Bull trout are threatened by poor water quality, habitat degradation and fragmentation, blockage of migratory corridors, past fisheries management, climate change, and non-native invasive species like lake and brook trout.

Like a canary in a coal mine, the sensitive bull trout are an excellent indicator of water quality. Protecting bull trout habitat contributes not only to the species but to water quality throughout their range.

In Idaho, 8772 miles of stream and 170,000 acres of lakes or reservoirs are covered by the designation. In our basin, Coeur d’Alene Lake and the main stem of the Coeur d’Alene River are included. Also designated are the north fork of the Coeur d’Alene River, and the St. Joe River, and most of their tributaries. The Clark Fork and Kootenai Rivers, along with Lake Pend Oreille, Priest Lake, are on the critical habitat list in North Idaho.

 

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Again this week, candidates for public office in Idaho railed at the federal government over environmental regulation and federal programs, calling upon their familiar “state’s rights” arguments, often invoking the Constitution’s 10th Amendment.  In our region in particular, the Endangered Species Act, the Clean Water Act, and federal lands management are all challenged by much of Idaho’s political leadership as fundamentally trespassing on Idaho’s supposed sovereignty.  These arguments fuel the burgeoning Tea Party movement and form the underpinnings of the Idaho GOP platform.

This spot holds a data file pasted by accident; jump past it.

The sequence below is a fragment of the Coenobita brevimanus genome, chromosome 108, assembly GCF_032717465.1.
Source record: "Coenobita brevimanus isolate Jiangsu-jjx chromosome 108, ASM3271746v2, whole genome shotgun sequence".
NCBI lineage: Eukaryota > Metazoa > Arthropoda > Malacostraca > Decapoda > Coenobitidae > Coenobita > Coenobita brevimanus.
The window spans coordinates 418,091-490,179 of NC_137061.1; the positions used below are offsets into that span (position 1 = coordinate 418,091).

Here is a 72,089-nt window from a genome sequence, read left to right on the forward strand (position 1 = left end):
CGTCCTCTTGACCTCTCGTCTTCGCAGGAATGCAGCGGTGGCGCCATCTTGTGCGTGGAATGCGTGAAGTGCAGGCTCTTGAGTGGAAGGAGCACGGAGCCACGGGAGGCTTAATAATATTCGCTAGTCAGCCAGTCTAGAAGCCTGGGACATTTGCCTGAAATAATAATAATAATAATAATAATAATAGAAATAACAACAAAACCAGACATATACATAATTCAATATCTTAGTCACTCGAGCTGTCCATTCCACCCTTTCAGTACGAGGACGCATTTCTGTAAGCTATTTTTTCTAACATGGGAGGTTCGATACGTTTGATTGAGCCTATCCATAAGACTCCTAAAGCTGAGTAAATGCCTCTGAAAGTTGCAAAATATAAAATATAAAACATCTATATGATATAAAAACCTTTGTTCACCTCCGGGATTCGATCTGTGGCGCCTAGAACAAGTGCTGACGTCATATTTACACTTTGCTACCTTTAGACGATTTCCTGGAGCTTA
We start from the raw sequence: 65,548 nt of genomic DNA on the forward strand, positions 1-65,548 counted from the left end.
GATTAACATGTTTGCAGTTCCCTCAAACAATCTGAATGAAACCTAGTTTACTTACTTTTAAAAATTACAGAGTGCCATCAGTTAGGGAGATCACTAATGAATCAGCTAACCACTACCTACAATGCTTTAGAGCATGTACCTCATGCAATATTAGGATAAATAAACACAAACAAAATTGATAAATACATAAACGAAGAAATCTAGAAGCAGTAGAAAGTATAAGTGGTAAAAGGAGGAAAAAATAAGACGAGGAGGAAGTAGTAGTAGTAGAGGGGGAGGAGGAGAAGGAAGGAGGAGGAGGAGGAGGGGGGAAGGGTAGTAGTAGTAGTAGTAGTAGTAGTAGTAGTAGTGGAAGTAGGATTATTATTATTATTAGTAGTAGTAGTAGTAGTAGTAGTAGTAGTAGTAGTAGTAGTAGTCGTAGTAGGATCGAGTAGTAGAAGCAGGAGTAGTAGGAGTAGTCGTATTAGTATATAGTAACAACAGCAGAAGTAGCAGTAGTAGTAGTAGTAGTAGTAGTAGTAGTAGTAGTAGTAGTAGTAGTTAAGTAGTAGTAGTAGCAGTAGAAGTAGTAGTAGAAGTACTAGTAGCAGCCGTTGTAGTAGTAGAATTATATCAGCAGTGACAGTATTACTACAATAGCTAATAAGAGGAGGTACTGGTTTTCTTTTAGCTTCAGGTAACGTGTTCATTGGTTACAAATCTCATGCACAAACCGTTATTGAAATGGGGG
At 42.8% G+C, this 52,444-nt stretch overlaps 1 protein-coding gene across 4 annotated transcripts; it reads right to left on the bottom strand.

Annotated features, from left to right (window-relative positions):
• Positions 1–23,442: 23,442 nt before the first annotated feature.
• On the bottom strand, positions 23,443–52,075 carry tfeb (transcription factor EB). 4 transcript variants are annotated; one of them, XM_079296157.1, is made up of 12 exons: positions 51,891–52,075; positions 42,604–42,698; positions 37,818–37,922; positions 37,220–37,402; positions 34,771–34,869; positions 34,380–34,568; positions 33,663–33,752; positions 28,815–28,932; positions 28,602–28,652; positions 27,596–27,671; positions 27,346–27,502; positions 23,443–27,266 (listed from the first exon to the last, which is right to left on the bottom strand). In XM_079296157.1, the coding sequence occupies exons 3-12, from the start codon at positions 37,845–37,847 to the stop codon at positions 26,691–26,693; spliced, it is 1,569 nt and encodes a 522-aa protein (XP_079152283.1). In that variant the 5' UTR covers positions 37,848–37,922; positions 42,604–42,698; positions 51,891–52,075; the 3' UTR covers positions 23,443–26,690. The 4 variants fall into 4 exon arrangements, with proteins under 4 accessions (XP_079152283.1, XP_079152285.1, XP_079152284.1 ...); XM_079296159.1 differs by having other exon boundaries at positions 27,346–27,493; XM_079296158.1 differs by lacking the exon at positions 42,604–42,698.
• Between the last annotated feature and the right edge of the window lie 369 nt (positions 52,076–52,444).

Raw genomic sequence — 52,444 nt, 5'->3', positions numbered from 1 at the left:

Constitutionally, however, the arguments are nonsense.

The 10th Amendment states, in its entirety:

The powers not delegated to the United States by the Constitution, nor prohibited by it to the States, are reserved to the States respectively, or to the people.

But the U.S. Supreme Court, from the very beginning and throughout the years, has held that the 10th Amendment, in its application, is essentially only a “truism.” The Constitution formulates the federal structure by delegating specific enumerated powers to the federal government, and then providing that the federal government may enact laws which are necessary and proper to carry them out. In particular, the commerce clause, the taxing and spending clause, and the necessary and proper clause, when taken together, are quite powerful.

The Supreme Court’s interpretation of the extent of federal power, particularly under the commerce clause, has been called “cooperative federalism.” Generally, if it is within the broad rubric of “regulating commerce .. among the several states,” Congress has the power to either set minimum federal standards to be implemented by the states, or it can simply preempt state law entirely. Because the commerce power is “delegated to the United States by the Constitution,” the 10th Amendment, by its very terms, won’t restrict it.